Ice Cold in Alex - You need to get out more. As I went round the lanes and homes this weekend I only found 2 people who supported the idea of on-shore wind turbines anywhere on Anglesey and 1 or 2 more who declined to comment.

The other 60 plus people I spoke to on their own doorsteps, were more than willing to sign objection letters to turbines being proposed in their areas and many offered to help collect more signatures. But unfortunately the planning deadlines made that a non-starter.

People were also angry that they had not been informed about new planning applications in their neighbourhood.

Druid - Your plan has its merits, but one thing I would say is that in the newly approved South Wales (Neath) windfarm, the turbines will be up to 145 meters high, I don't think anyone seriously considered that onshore turbines would be that big when they put together TAN8 in 2005. I think TAN8 needs to be updated with a view to putting all such huge turbines out at sea.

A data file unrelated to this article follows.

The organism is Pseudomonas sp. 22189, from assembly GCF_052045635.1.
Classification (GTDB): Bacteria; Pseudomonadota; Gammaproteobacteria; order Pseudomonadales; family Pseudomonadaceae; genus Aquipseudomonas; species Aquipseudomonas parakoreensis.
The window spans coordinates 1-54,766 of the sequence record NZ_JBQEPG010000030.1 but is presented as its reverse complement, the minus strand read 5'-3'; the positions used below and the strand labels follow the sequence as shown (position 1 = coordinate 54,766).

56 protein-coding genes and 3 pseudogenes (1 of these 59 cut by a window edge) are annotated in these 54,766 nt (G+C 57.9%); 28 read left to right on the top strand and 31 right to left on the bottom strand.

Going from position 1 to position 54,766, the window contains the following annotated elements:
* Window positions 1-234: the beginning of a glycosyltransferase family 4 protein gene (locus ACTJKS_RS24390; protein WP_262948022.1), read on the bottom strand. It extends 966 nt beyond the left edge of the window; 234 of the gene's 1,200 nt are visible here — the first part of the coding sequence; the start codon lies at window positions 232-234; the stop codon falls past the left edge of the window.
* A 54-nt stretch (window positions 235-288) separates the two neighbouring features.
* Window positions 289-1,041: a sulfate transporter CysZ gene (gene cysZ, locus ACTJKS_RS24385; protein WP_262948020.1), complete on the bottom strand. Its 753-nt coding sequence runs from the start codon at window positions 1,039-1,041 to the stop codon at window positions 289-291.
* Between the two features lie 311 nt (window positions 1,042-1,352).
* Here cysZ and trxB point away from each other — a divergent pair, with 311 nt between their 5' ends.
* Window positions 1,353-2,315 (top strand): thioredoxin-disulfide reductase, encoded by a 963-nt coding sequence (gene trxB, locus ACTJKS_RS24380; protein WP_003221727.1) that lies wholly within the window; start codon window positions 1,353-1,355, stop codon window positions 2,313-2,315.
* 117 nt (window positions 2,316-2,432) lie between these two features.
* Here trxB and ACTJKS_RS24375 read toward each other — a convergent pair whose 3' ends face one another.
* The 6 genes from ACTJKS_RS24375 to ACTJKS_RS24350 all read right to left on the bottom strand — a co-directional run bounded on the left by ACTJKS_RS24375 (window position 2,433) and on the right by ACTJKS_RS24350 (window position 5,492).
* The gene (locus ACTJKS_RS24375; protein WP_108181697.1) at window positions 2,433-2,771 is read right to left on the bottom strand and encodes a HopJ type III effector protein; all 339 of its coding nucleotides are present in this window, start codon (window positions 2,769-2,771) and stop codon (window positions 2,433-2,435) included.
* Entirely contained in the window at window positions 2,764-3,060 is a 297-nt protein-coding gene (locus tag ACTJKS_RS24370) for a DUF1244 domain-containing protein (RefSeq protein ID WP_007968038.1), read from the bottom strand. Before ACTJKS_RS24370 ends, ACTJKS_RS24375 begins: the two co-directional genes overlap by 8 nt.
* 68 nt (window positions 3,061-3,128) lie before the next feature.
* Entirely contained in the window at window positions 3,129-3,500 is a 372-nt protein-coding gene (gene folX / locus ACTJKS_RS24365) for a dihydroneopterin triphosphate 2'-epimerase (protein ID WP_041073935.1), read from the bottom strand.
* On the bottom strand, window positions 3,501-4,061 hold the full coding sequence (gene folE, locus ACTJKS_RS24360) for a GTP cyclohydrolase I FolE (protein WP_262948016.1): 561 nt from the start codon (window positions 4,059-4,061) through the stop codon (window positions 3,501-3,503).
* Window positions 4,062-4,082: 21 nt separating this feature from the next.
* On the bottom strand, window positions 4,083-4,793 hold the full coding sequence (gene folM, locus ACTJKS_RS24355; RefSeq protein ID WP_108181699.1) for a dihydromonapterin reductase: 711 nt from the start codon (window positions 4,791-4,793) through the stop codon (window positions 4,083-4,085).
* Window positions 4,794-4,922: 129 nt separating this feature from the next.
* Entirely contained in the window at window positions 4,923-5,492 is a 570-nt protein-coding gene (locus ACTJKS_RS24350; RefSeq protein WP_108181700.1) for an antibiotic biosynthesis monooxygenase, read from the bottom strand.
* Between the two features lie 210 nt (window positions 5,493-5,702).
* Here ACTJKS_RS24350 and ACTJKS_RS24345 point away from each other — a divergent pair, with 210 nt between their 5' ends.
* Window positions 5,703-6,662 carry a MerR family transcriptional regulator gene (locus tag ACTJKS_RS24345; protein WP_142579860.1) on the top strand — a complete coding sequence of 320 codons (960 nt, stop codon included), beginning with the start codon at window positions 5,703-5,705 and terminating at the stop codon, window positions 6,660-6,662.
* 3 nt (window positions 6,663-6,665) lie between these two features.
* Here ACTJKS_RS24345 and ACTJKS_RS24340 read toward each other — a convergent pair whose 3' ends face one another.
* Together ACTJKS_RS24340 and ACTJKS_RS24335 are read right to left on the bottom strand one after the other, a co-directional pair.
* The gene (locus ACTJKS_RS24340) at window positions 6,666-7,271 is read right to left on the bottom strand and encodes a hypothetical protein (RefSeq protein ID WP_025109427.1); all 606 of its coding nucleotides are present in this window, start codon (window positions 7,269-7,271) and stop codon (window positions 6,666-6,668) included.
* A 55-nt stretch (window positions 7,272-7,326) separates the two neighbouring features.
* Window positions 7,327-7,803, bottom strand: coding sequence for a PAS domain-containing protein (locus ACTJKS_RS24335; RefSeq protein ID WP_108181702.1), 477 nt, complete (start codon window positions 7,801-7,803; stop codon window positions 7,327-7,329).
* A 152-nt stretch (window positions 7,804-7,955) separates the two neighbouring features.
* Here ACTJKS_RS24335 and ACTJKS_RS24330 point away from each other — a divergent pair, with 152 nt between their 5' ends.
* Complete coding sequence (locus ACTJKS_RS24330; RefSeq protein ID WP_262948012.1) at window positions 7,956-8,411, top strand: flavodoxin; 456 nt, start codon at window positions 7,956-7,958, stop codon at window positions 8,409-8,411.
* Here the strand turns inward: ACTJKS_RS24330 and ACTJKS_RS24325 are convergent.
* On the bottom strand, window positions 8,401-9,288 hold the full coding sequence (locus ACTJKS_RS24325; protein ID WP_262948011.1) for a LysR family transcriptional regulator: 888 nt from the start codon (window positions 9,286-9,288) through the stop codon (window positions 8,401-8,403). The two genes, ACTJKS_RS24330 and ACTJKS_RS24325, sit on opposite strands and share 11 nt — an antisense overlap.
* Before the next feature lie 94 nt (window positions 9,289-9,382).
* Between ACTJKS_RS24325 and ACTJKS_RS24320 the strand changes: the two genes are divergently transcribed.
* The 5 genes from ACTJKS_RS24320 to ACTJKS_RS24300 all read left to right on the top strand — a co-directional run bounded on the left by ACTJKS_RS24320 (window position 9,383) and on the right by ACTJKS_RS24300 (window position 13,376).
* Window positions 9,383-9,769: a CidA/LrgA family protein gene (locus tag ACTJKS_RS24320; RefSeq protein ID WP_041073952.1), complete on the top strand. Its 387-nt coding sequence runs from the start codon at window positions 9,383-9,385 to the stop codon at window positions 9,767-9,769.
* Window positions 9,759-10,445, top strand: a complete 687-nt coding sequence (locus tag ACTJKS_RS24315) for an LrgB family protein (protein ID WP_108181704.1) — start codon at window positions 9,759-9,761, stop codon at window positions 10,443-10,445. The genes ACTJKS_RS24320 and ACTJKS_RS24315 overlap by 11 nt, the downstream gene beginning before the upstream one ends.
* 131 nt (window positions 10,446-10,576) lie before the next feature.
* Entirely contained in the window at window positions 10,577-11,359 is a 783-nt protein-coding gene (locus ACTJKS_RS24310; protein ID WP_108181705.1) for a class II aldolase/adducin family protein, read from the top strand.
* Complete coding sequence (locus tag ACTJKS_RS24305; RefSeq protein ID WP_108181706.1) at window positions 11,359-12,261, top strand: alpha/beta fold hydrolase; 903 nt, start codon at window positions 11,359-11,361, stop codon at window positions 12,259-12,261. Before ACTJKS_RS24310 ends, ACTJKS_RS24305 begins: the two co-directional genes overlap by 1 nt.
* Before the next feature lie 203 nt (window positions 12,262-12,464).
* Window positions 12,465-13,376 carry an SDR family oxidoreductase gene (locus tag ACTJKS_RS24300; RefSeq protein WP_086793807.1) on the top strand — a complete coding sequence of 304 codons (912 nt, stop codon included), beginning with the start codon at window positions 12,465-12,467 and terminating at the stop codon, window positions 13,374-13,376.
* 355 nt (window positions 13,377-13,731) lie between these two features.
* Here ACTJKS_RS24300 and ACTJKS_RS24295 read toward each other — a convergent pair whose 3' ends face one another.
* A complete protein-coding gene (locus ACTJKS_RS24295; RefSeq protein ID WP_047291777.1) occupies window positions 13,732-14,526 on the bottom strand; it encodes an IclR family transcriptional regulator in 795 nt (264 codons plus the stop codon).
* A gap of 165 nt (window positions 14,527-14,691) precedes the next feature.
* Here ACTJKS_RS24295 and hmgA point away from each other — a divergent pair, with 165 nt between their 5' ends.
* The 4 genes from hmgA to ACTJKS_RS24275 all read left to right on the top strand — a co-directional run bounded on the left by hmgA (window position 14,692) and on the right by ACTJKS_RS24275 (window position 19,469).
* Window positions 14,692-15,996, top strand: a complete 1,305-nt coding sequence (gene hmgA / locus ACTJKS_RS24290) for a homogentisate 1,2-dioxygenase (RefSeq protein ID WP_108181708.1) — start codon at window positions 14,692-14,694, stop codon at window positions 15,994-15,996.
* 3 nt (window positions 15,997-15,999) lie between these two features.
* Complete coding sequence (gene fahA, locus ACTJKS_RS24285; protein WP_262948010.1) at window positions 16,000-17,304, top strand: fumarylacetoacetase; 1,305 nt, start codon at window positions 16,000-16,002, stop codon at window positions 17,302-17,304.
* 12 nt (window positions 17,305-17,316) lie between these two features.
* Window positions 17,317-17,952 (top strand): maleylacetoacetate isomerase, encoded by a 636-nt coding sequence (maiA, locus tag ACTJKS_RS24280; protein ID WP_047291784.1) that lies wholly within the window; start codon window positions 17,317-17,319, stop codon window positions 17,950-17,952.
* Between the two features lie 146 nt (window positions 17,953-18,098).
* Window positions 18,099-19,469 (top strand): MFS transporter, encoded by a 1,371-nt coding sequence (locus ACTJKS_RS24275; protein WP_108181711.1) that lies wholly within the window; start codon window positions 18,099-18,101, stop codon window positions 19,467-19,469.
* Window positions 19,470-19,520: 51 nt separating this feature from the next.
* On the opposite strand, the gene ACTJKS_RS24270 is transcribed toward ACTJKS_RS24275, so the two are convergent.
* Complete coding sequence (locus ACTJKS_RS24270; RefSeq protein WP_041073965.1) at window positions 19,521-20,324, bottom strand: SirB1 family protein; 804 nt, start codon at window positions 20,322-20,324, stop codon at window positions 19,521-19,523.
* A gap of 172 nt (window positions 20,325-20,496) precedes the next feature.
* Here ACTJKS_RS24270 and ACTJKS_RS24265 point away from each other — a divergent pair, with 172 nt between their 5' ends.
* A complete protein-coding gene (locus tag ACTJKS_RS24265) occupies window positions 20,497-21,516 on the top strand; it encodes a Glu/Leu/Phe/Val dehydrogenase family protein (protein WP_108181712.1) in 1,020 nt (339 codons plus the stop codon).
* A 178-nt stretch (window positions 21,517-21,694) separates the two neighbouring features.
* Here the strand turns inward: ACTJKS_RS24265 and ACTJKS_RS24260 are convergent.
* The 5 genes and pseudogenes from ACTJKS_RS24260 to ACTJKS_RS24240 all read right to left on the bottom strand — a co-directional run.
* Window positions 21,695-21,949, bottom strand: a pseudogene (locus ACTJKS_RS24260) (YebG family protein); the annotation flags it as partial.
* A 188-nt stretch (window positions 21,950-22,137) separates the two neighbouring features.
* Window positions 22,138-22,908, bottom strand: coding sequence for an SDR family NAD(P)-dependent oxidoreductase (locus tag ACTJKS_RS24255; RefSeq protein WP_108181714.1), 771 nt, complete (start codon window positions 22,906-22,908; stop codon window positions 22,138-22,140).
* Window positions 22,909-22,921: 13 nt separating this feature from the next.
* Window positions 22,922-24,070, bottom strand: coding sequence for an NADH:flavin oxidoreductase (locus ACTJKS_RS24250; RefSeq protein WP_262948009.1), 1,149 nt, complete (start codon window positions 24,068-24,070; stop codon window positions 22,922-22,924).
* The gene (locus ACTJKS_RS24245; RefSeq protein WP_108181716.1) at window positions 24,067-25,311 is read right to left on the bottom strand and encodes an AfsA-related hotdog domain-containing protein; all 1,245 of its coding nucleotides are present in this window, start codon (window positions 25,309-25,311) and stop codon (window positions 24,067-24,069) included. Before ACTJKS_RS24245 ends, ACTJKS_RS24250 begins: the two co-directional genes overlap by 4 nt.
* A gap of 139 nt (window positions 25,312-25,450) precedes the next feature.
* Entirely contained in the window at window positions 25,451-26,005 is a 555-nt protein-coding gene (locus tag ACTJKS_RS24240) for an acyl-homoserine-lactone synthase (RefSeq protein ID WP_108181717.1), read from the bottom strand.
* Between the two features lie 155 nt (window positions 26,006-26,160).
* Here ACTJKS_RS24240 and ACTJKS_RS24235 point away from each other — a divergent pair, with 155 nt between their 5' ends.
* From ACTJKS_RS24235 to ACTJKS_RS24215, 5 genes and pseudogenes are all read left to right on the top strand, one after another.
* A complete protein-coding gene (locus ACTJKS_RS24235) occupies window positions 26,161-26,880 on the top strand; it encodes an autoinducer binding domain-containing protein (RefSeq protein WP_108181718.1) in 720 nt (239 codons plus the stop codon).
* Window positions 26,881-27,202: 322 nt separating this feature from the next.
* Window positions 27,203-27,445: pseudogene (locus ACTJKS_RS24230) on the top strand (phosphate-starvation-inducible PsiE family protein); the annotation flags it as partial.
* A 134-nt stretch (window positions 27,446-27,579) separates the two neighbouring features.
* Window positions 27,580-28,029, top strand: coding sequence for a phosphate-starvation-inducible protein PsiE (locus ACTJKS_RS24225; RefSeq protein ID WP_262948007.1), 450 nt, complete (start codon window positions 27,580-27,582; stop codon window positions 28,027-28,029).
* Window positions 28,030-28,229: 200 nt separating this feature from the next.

As you probably know Cameron was talking to the US about 'floating deep sea turbines' - that's probably the best place for them!

228FPA said...

Cllr Barrie Durkin. said...

228FPA.
Thanks for the vote of confidence.

Cllr Barrie Durkin.


Proof of the pudding is in the eating and we are still waiting.

Ice Cold in Alex said...

Paul, you ask me "If you think losing 10-30% of Anglesey's tourism trade is a price worth paying for wind energy, please say so."

I'm not sure it's that simple, after all take your argument that as the former Shell site at Rhosgoch is isolated a windfarm there is OK, then it follows that a wind turbine on an isolated farm is also acceptable.